Unregulated lead recycling poses danger to Nigeria, others

Nigeria and other African countries have been ranked as the most fertile ground for rampant used lead-acid battery recycling even as close to 26 million people are at risk of exposure to lead in the continent. Other countries listed are Ghana, Kenya and Cameroon.

A report monitored on Ecologist website described the recycling of lead batteries by melting down used batteries – also known as ‘secondary smelting’ as a profitable business in these countries but toxic emissions from the re-smelting of lead from old batteries is poisoning workers and polluting nearby communities and environs.

Lead is a scarce metal; however, it can be recycled an infinite number of times. This makes it possible for almost all cars to use lead-acid batteries, which account for more than the 80 per cent of the global demand of lead.

In Africa, these batteries are also used for fishing boats and the burgeoning solar and winding industry. This is why batteries are rarely discarded as waste around the world.

The recycling of used batteries may result in high lead exposures that can cause severe health effects and pollute the environment unless protective gear is used and good procedures are implemented.

Although sometimes its serious health consequences go unseen, lead is one of the most toxic metals on earth, especially for children.

Inhaled or ingested through water, food, dust or dirt, it may cause brain damage, decreased IQ, behaviourial problems, reduced growth, kidney damage, digestive and reproductive problems and even death.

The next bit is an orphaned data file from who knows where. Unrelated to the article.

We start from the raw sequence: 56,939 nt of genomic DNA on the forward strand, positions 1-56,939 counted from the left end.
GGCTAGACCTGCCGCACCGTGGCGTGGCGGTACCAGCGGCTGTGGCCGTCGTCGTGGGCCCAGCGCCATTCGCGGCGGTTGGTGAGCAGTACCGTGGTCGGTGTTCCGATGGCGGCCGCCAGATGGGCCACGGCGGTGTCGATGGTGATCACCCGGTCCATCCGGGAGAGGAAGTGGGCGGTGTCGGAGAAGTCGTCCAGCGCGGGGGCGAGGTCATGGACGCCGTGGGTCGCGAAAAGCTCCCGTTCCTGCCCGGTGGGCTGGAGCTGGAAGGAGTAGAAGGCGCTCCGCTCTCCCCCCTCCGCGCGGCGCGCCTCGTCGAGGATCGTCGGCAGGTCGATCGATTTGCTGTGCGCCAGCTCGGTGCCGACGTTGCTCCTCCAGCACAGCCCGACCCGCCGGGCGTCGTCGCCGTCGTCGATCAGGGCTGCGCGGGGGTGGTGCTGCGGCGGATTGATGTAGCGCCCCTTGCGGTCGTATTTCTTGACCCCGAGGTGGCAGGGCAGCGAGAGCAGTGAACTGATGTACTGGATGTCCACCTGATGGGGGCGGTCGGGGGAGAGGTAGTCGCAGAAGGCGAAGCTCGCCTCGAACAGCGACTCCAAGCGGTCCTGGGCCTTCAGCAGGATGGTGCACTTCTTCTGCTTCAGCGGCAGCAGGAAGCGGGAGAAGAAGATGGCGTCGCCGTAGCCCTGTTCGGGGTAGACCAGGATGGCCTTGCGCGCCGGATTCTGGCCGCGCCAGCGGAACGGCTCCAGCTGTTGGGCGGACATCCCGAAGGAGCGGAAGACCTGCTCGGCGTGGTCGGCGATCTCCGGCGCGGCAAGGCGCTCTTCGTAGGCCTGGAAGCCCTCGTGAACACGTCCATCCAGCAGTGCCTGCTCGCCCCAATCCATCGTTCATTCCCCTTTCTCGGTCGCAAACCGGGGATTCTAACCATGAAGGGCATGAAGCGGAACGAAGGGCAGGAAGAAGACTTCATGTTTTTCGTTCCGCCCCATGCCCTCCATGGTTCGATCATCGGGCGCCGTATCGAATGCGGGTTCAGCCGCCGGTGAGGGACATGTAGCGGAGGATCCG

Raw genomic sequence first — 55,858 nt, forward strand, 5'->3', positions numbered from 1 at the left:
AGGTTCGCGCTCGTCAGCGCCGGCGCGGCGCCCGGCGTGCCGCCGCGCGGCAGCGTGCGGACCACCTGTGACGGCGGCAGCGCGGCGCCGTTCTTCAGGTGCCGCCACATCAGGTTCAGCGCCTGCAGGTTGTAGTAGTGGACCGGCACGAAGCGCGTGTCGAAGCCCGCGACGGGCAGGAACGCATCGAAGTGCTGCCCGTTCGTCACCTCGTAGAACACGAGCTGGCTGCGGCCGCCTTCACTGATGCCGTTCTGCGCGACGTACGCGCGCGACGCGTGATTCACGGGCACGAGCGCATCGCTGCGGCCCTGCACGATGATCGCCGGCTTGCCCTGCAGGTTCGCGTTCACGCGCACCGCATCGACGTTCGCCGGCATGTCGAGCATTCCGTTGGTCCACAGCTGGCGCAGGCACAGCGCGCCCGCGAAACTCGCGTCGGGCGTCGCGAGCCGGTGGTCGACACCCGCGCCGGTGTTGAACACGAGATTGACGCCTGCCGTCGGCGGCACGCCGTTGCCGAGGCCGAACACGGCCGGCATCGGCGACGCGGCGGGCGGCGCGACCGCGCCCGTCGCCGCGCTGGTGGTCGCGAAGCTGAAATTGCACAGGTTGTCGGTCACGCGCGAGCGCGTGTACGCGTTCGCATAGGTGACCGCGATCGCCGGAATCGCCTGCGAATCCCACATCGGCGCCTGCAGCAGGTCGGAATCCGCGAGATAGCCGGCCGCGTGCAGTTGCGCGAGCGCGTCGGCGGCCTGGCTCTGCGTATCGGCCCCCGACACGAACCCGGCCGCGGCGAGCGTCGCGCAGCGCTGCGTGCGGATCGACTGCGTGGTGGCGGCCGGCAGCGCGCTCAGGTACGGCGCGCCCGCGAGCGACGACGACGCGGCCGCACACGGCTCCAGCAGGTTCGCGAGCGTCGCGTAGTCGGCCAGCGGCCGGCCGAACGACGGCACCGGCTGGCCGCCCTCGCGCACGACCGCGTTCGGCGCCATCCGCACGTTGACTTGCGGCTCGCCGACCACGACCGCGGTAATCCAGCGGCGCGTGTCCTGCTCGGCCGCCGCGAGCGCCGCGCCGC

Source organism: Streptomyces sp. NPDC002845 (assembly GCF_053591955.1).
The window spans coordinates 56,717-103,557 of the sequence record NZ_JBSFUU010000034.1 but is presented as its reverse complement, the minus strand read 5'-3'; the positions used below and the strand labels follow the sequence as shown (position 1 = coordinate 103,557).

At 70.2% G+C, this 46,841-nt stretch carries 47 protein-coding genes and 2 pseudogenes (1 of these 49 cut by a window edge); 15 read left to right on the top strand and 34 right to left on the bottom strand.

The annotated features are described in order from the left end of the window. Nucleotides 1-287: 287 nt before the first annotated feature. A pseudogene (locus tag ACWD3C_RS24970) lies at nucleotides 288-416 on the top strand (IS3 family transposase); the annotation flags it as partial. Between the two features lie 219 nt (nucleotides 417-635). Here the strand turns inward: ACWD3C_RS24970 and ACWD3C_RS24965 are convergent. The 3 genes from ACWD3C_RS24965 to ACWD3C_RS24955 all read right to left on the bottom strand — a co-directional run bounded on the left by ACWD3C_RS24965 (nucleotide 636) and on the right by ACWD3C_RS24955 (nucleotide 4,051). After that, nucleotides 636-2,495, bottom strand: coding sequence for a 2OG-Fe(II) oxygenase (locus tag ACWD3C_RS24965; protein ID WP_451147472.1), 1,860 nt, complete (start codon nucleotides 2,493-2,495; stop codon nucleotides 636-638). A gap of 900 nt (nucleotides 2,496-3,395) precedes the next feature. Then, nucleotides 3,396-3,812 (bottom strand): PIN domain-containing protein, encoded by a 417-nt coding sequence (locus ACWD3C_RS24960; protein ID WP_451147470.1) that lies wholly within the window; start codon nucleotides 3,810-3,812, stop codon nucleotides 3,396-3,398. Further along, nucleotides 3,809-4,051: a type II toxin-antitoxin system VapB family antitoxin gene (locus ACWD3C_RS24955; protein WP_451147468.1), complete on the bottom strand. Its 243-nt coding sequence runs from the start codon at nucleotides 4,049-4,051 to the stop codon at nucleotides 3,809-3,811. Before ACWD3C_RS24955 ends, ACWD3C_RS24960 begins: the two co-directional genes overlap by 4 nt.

In every African country, tens of thousands of individuals working on the side of the road or in backyards carry out lead battery recycling, according to United Nations sources.

Besides this widespread informal smelting, corruption has helped big companies operate in many African countries disregarding international environmental regulations.

“While the recycling of lead batteries is mostly done in a quite safe manner in industrialised economies, the conditions are alarming in developing countries such as Ghana, Cameroon, Kenya, Nigeria or Indonesia”, said Andreas Manhart, a researcher at the Öko- Institut in Berlin, Germany.

According to the German institute, the lead exposure often reaches life threatening levels in these factories, and deadly accidents have been reported from Senegal, Kenya, Nigeria and Ghana.

With an estimated burden of disease of nine million Disability Adjusted Life Years, or DALYs, according to Pure Earth, one of the most common sources of lead exposure in low- and middle-income countries is from ULABs.

The extraction of lead from batteries is part of a complicated cycle where the devices are sold by major firms internationally, recovered in smallscale local operations in many developing countries and often recycled back to the large manufacturers.

“The largest export of used batteries comes to Africa in used cars,” explains Perry Gottesfeld, executive director of the non-profit OK International.

“Some of these ULABs are shipped illegally with the wrong customs code so they cannot be tracked, but the biggest source is still the second-hand cars that go over the African roads.”

These batteries’ lifespans last two or three years, and then they are ready to enter the African recycling market, where big companies come often from India and China, where people are becoming increasingly aware of the challenges that this industry poses.

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